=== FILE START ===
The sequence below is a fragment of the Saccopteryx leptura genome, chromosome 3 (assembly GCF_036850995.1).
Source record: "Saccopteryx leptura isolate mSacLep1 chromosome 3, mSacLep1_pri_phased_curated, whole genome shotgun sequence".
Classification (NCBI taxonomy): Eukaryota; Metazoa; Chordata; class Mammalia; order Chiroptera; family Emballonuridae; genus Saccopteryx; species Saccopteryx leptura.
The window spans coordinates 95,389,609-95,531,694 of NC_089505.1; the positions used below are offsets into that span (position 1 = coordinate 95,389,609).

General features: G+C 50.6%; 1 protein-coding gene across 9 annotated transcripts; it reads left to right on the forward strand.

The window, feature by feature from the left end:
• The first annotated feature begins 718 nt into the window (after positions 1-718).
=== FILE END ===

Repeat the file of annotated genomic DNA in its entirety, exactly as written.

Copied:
The sequence below is a fragment of the Saccopteryx leptura genome, chromosome 3 (assembly GCF_036850995.1).
Source record: "Saccopteryx leptura isolate mSacLep1 chromosome 3, mSacLep1_pri_phased_curated, whole genome shotgun sequence".
Classification (NCBI taxonomy): Eukaryota; Metazoa; Chordata; class Mammalia; order Chiroptera; family Emballonuridae; genus Saccopteryx; species Saccopteryx leptura.
The window spans coordinates 95,389,609-95,531,694 of NC_089505.1; the positions used below are offsets into that span (position 1 = coordinate 95,389,609).

General features: G+C 50.6%; 1 protein-coding gene across 9 annotated transcripts; it reads left to right on the forward strand.

The window, feature by feature from the left end:
• The first annotated feature begins 718 nt into the window (after positions 1-718).